In case you missed it, we recently launched a new social media campaign, Humans of Caregiving—inspired by the incredible stories collected and shared by @humansofny.
To that end, we’ve been (and are currently) collecting stories and photos from YOU, our followers—caregivers who have been generous enough to share a peek into the human side of their caregiving journey.
Today’s post features three tremendously resilient and committed spouses who are living out their vows of “in sickness and in health, for better or for worse” in enormously difficult ways.
Meet Brian, who cares for his wife
Follow him: @bsmith_nd
Caregiving has changed me for the better, as I am more appreciative of what I have, I tend to make the most of my daily life, and I’ve learned how important it is to express what other people mean to me. I need someone to be with my wife to leave the home, so I’m totally dependent upon aides or family to come and go.
I have to be incredibly efficient with my time outside the house, so it feels like I’m always living by a clock. My biggest worry is how long I can keep going as a caregiver, especially since my wife’s needs can feel endless and occur around the clock. However, caregiving has made me very resourceful and I have confidence that I will always be able to make a plan to handle the next challenge.
I decided to join a CrossFit gym to get into better physical shape a few years ago and it not only provides an outlet for my stress, emotions, and competitive nature, but it also provides a supportive community of people.
I normally don’t get more than a few nights off a year, but if I had an extended break, I would love to travel.
Meet Allison, who cares for her husband
Follow her: @negspacelife
The hardest part of being a caregiver is the unknown. He can wake up feeling fine in the morning and be admitted to the hospital by the end of the day. Cancers continue to pop up almost every time he is checked.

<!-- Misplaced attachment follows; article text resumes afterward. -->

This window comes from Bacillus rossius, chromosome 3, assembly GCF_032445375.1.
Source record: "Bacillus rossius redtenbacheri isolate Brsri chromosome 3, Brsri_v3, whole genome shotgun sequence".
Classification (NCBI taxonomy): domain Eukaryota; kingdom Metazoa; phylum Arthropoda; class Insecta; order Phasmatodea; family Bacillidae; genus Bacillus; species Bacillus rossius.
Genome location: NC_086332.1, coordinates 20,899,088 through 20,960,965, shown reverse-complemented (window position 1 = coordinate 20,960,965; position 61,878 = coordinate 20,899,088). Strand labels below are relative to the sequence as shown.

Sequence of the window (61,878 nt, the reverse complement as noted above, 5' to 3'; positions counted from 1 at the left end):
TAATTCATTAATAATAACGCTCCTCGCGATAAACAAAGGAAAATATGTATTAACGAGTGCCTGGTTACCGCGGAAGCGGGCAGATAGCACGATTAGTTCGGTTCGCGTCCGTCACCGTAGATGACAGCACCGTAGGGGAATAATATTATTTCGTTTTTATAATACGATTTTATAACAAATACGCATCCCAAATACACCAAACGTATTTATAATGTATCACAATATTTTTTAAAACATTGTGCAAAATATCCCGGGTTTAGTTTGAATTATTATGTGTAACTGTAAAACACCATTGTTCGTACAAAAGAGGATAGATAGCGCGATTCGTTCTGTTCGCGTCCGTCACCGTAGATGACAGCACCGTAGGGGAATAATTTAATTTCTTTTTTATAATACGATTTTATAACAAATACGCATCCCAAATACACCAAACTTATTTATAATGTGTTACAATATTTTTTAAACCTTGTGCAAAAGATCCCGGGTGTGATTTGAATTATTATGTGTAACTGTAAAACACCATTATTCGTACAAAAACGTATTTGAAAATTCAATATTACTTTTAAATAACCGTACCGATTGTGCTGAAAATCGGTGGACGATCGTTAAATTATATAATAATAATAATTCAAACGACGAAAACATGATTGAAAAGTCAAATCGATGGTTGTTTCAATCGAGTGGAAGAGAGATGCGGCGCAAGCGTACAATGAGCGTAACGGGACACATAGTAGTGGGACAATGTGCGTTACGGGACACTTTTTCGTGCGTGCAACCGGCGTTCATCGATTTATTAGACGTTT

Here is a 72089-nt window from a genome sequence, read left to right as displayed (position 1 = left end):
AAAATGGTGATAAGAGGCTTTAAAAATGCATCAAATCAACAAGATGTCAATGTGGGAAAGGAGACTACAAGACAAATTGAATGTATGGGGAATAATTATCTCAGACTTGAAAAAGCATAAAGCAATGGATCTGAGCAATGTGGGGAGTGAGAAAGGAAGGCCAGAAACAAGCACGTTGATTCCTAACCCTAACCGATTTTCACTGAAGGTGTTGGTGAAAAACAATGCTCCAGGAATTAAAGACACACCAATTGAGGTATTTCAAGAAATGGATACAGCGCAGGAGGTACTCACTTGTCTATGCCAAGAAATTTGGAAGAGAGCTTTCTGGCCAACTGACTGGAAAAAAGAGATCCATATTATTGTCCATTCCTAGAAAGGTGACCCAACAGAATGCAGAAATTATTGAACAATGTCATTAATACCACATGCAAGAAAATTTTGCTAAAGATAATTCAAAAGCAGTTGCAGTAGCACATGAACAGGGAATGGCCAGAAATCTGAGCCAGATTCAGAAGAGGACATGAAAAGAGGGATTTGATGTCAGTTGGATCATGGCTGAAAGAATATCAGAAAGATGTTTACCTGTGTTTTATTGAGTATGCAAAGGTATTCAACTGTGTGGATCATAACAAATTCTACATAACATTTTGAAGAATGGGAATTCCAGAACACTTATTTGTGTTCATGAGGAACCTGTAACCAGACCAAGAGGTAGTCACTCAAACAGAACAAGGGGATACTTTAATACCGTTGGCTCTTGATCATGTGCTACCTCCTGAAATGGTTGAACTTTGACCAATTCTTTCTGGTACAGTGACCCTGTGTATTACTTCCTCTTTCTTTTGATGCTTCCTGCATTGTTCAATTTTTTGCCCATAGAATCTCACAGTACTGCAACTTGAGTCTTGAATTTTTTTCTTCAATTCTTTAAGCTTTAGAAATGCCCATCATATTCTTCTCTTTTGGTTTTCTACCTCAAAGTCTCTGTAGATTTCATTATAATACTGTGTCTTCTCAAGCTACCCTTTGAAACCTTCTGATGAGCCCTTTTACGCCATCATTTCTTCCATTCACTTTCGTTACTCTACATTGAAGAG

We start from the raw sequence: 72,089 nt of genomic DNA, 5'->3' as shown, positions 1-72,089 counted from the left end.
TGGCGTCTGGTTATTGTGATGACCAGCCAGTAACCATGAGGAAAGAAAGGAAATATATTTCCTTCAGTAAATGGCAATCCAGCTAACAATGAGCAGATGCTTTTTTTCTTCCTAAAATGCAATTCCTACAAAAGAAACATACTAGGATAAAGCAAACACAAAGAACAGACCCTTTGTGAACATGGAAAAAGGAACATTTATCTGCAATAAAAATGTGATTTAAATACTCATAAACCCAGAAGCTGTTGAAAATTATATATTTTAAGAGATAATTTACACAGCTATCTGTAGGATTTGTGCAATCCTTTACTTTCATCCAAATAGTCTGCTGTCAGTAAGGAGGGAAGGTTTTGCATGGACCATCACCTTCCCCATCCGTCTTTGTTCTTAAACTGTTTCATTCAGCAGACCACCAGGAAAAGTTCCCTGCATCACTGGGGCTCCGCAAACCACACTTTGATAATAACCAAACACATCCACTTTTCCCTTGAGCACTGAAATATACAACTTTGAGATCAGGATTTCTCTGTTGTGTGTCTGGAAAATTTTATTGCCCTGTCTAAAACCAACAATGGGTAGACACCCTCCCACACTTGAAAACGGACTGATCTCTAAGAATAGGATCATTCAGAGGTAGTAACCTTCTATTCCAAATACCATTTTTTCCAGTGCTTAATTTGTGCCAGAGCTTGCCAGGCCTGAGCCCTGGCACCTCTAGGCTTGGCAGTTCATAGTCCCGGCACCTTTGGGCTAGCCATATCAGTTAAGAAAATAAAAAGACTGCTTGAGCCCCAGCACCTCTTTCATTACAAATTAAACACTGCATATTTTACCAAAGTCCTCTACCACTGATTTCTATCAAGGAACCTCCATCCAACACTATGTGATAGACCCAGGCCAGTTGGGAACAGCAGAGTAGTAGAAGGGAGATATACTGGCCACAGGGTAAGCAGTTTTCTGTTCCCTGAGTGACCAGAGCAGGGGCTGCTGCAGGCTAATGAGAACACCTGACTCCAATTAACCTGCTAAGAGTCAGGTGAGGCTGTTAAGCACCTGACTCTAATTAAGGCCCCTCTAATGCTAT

He has passed the median age of death for his disease and we have no idea how long that will continue. Both the immediate and long-term future are completely unknown and unpredictable. I worry that there are things I could or should be doing to research more, connect with more specialists, keep him from germs, etc., etc., etc.,
The photo says it best: it’s terrible AND we keep going. I want people to know that even when I’m smiling and seemingly all put together, it’s still really hard and that when they wonder how I do it, that there is really no other option but to just keep going.
I try to write honestly and openly about the reality of my caregiving life at my blog, The Negative Space Life. Writing is both therapeutic for me and a way to connect with and support other caregivers by modeling that it’s okay to admit that caregiving is HARD. If I got the chance to do something just for me, I’d go to a cabin or spa or retreat space, where I could relax, write, read, and nap.
Meet Justin, who cares for his wife
Follow him: @bajema
It’s really hard that my life outside of our home can rarely include Sarah, because it’s not often she has the energy to leave the house. I often feel like we’re just steps away from our lives falling into chaos, and I worry about staying on top of everything (Sarah’s health, housework, medical appointments, errands, my job, finances, my health, etc. ) and keeping our heads above water.
Caregiving doesn’t have to be a thing that no one talks about; while it’s not always easy, I’m more than willing to talk about it with anyone who is genuinely interested.
The things I do for myself have shifted over the years, (fly fishing, fly tying, woodworking, spoon carving,) but I’ve always tried to maintain a hobby that I can escape into and give my mind something different to focus on.
If I got some unexpected time off, I think I would head for a cabin somewhere along the water where I could rest, recharge, and spend hours admiring the view through the windows.